Anxiety is a common disorder that can present in multiple ways. NICE define the central feature as an 'excessive worry about a number of different events associated with heightened tension.'


  • Incidence: 2000.00 cases per 100,000 person-years
  • Peak incidence: 40-50 years
  • Sex ratio: more common in females 2:1
<1 1-5 6+ 16+ 30+ 40+ 50+ 60+ 70+ 80+

Clinical features

Differential diagnosis

Always look for a potential physical cause when considering a psychiatric diagnosis. In anxiety disorders, important alternative causes include hyperthyroidism, cardiac disease and medication-induced anxiety (NICE). Medications that may trigger anxiety include salbutamol, theophylline, corticosteroids, antidepressants and caffeine


NICE suggest a step-wise approach:
  • step 1: education about GAD + active monitoring
  • step 2: low intensity psychological interventions (individual non-facilitated self-help or individual guided self-help or psychoeducational groups)
  • step 3: high intensity psychological interventions (cognitive behavioural therapy or applied relaxation) or drug treatment. See drug treatment below for more information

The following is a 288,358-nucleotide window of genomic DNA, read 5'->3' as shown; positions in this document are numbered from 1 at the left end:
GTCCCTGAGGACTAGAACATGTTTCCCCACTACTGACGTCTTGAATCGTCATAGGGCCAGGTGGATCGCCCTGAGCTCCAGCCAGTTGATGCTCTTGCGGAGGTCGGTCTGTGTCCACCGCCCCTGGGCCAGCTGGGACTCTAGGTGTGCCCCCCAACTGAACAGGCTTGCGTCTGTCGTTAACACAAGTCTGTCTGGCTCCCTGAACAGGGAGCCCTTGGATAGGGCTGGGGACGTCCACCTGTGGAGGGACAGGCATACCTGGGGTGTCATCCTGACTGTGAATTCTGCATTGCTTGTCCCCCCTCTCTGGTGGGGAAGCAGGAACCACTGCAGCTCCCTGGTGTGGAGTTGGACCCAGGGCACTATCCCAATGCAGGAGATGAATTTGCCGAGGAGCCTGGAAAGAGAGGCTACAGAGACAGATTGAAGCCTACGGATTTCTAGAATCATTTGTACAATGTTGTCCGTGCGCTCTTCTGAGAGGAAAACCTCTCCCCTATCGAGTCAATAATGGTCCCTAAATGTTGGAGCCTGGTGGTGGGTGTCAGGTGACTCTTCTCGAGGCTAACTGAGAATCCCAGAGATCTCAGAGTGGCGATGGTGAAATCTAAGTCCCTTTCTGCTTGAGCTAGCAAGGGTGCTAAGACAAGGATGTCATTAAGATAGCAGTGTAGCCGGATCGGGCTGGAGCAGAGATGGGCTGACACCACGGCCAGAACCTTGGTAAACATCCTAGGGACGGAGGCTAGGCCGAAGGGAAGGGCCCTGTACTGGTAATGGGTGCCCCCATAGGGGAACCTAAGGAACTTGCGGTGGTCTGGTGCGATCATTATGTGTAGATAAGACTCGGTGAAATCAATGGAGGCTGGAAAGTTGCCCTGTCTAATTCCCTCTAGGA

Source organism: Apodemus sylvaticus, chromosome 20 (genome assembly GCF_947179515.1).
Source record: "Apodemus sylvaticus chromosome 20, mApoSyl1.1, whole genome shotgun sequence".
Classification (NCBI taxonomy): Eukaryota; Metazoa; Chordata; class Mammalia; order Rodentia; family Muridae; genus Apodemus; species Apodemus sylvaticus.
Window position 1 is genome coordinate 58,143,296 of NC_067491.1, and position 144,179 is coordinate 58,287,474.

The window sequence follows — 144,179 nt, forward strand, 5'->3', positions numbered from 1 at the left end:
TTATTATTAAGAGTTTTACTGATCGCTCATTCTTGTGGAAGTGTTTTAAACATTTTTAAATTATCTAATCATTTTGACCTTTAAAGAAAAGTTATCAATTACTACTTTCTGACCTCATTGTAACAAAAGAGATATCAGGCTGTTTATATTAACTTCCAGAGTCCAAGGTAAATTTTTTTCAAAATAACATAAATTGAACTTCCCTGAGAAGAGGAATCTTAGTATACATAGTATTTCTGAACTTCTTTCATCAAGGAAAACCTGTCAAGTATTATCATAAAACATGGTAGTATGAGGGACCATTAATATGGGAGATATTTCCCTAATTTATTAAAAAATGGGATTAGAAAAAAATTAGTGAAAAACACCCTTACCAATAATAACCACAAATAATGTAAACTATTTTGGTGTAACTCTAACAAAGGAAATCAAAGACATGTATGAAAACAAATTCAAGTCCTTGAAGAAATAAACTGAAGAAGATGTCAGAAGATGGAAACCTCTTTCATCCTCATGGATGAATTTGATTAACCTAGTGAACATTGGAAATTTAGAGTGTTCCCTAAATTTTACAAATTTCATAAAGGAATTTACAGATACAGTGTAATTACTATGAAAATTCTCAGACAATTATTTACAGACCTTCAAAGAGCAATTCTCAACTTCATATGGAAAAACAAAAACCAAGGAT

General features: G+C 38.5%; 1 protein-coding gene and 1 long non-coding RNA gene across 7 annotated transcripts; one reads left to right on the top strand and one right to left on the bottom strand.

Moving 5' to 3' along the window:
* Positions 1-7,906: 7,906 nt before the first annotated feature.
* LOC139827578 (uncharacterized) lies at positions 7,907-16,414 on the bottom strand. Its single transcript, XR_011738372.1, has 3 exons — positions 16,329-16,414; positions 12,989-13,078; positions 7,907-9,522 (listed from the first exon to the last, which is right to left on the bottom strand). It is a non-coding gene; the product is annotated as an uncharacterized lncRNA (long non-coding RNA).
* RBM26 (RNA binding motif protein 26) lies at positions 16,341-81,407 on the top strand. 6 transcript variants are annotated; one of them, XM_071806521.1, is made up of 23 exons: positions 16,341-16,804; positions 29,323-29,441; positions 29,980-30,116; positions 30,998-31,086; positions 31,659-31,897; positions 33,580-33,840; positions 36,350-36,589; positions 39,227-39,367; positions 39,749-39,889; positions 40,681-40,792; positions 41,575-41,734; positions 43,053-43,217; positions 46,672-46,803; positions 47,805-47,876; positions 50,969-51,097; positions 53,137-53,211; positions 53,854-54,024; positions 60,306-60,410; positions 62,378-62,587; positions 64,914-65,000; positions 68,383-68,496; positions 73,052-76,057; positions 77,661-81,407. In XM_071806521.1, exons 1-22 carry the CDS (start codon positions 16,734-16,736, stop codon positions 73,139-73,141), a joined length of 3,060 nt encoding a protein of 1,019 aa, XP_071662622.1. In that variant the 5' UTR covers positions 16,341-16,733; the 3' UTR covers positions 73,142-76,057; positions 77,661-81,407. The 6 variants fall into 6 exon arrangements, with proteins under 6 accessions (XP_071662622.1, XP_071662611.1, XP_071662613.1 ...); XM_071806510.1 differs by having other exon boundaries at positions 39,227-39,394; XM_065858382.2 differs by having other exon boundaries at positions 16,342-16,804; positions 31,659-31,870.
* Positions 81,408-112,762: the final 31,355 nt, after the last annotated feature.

• step 4: highly specialist input e.g. Multi agency teams

Drug treatment
  • NICE suggest sertraline should be considered the first-line SSRI
  • interestingly for patients under the age of 30 years NICE recommend you warn patients of the increased risk of suicidal thinking and self-harm. Weekly follow-up is recommended for the first month

Management of panic disorder

Again a stepwise approach:
  • step 1: recognition and diagnosis
  • step 2: treatment in primary care - see below
  • step 3: review and consideration of alternative treatments
  • step 4: review and referral to specialist mental health services
  • step 5: care in specialist mental health services

Treatment in primary care
  • NICE recommend either cognitive behavioural therapy or drug treatment
  • SSRIs are first-line. If contraindicated or no response after 12 weeks then imipramine or clomipramine should be offered